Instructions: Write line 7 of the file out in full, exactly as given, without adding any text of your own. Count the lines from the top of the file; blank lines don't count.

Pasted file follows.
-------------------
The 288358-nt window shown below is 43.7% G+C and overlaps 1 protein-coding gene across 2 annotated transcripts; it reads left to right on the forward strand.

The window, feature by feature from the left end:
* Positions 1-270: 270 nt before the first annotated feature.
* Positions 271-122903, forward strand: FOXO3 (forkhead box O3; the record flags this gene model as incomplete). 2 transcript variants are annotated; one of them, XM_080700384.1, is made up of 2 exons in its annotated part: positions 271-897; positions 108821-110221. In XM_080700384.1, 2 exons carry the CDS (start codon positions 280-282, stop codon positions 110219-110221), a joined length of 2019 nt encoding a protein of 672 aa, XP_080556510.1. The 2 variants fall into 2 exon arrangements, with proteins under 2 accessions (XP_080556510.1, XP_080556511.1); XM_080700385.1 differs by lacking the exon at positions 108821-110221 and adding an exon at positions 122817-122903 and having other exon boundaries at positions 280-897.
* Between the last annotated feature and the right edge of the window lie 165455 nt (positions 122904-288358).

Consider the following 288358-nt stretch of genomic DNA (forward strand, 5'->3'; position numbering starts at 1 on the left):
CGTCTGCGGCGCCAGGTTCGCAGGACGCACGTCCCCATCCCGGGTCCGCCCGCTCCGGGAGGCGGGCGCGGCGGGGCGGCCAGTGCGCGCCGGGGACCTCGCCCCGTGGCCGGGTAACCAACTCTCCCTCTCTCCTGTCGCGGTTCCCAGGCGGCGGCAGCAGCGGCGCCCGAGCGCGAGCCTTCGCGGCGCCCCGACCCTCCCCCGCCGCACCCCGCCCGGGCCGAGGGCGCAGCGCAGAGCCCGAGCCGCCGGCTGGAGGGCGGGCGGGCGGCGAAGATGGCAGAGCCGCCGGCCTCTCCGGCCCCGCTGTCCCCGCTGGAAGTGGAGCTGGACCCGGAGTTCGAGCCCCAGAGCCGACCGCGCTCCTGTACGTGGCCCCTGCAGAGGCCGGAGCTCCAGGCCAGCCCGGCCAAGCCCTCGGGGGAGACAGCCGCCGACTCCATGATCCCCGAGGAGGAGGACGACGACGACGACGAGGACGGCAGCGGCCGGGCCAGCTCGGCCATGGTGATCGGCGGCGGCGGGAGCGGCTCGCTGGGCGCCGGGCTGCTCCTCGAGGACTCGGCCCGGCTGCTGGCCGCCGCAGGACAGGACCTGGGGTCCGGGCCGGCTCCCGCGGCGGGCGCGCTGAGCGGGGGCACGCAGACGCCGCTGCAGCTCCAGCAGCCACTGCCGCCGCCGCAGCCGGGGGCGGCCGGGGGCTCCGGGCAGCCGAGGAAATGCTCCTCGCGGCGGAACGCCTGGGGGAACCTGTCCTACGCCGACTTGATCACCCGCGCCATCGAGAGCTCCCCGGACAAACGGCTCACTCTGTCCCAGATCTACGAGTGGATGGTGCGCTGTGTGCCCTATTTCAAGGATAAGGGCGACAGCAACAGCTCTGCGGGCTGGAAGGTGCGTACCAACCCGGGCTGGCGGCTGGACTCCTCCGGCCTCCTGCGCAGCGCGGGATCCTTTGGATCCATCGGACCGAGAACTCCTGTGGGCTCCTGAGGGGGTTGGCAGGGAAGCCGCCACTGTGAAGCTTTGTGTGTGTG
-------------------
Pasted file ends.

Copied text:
CGTCTGCGGCGCCAGGTTCGCAGGACGCACGTCCCCATCCCGGGTCCGCCCGCTCCGGGAGGCGGGCGCGGCGGGGCGGCCAGTGCGCGCCGGGGACCTCGCCCCGTGGCCGGGTAACCAACTCTCCCTCTCTCCTGTCGCGGTTCCCAGGCGGCGGCAGCAGCGGCGCCCGAGCGCGAGCCTTCGCGGCGCCCCGACCCTCCCCCGCCGCACCCCGCCCGGGCCGAGGGCGCAGCGCAGAGCCCGAGCCGCCGGCTGGAGGGCGGGCGGGCGGCGAAGATGGCAGAGCCGCCGGCCTCTCCGGCCCCGCTGTCCCCGCTGGAAGTGGAGCTGGACCCGGAGTTCGAGCCCCAGAGCCGACCGCGCTCCTGTACGTGGCCCCTGCAGAGGCCGGAGCTCCAGGCCAGCCCGGCCAAGCCCTCGGGGGAGACAGCCGCCGACTCCATGATCCCCGAGGAGGAGGACGACGACGACGACGAGGACGGCAGCGGCCGGGCCAGCTCGGCCATGGTGATCGGCGGCGGCGGGAGCGGCTCGCTGGGCGCCGGGCTGCTCCTCGAGGACTCGGCCCGGCTGCTGGCCGCCGCAGGACAGGACCTGGGGTCCGGGCCGGCTCCCGCGGCGGGCGCGCTGAGCGGGGGCACGCAGACGCCGCTGCAGCTCCAGCAGCCACTGCCGCCGCCGCAGCCGGGGGCGGCCGGGGGCTCCGGGCAGCCGAGGAAATGCTCCTCGCGGCGGAACGCCTGGGGGAACCTGTCCTACGCCGACTTGATCACCCGCGCCATCGAGAGCTCCCCGGACAAACGGCTCACTCTGTCCCAGATCTACGAGTGGATGGTGCGCTGTGTGCCCTATTTCAAGGATAAGGGCGACAGCAACAGCTCTGCGGGCTGGAAGGTGCGTACCAACCCGGGCTGGCGGCTGGACTCCTCCGGCCTCCTGCGCAGCGCGGGATCCTTTGGATCCATCGGACCGAGAACTCCTGTGGGCTCCTGAGGGGGTTGGCAGGGAAGCCGCCACTGTGAAGCTTTGTGTGTGTG